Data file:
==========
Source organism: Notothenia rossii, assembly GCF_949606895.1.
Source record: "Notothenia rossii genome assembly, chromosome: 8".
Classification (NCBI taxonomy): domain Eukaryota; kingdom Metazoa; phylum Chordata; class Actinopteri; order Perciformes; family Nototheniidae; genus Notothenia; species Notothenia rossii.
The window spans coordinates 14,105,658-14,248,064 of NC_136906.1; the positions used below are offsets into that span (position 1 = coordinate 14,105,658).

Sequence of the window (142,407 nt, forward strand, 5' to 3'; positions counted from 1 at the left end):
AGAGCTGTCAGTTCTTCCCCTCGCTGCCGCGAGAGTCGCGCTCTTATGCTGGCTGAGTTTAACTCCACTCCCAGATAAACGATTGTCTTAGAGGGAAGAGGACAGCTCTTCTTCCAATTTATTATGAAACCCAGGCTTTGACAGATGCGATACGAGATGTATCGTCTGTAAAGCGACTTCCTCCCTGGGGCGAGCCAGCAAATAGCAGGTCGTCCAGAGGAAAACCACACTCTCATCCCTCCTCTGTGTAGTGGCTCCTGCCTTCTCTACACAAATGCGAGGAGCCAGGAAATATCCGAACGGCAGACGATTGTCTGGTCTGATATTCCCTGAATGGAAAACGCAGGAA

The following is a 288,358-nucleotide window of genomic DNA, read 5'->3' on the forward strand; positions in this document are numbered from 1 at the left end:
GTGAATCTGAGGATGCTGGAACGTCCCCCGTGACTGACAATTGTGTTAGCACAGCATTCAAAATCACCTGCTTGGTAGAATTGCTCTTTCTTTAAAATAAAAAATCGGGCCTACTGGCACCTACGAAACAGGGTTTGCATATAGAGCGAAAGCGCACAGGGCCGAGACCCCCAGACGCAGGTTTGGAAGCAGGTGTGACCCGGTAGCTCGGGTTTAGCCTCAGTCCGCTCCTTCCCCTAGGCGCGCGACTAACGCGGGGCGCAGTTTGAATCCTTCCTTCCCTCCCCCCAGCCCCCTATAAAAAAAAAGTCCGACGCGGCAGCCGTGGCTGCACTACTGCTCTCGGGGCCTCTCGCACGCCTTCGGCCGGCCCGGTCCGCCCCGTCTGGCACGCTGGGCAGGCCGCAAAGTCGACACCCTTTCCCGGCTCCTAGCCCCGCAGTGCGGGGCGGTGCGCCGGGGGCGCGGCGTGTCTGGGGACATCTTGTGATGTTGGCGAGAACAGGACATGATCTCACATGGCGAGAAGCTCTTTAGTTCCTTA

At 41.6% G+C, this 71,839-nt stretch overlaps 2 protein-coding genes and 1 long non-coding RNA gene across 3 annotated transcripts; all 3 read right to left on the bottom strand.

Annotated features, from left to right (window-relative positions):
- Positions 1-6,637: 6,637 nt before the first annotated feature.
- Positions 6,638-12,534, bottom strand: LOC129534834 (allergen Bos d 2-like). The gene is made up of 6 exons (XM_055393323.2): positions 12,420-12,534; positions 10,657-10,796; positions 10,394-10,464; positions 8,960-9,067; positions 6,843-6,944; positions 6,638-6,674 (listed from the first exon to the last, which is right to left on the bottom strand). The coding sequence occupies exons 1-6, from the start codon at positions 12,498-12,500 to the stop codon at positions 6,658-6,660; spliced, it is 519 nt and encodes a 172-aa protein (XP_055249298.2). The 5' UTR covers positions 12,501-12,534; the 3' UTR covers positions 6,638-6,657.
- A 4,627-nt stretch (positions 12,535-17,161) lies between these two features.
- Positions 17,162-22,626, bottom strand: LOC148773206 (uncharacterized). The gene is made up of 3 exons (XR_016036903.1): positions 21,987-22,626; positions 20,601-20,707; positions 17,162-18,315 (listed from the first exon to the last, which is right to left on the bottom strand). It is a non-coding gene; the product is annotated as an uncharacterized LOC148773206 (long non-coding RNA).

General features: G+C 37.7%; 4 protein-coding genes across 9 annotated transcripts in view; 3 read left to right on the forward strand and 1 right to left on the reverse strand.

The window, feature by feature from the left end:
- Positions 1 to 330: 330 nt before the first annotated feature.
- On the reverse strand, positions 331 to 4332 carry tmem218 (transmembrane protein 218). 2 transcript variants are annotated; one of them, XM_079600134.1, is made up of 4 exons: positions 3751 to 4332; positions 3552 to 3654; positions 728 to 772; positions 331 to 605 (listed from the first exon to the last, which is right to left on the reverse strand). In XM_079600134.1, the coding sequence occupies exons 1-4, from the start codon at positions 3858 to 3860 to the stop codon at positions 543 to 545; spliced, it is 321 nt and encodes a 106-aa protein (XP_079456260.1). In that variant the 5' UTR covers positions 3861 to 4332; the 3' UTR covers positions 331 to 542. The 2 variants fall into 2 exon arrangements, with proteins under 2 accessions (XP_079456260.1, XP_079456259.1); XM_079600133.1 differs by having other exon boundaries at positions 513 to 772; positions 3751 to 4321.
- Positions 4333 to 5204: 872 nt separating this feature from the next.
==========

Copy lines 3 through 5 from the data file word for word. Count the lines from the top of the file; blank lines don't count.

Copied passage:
Classification (NCBI taxonomy): domain Eukaryota; kingdom Metazoa; phylum Chordata; class Actinopteri; order Perciformes; family Nototheniidae; genus Notothenia; species Notothenia rossii.
The window spans coordinates 14,105,658-14,248,064 of NC_136906.1; the positions used below are offsets into that span (position 1 = coordinate 14,105,658).

Sequence of the window (142,407 nt, forward strand, 5' to 3'; positions counted from 1 at the left end):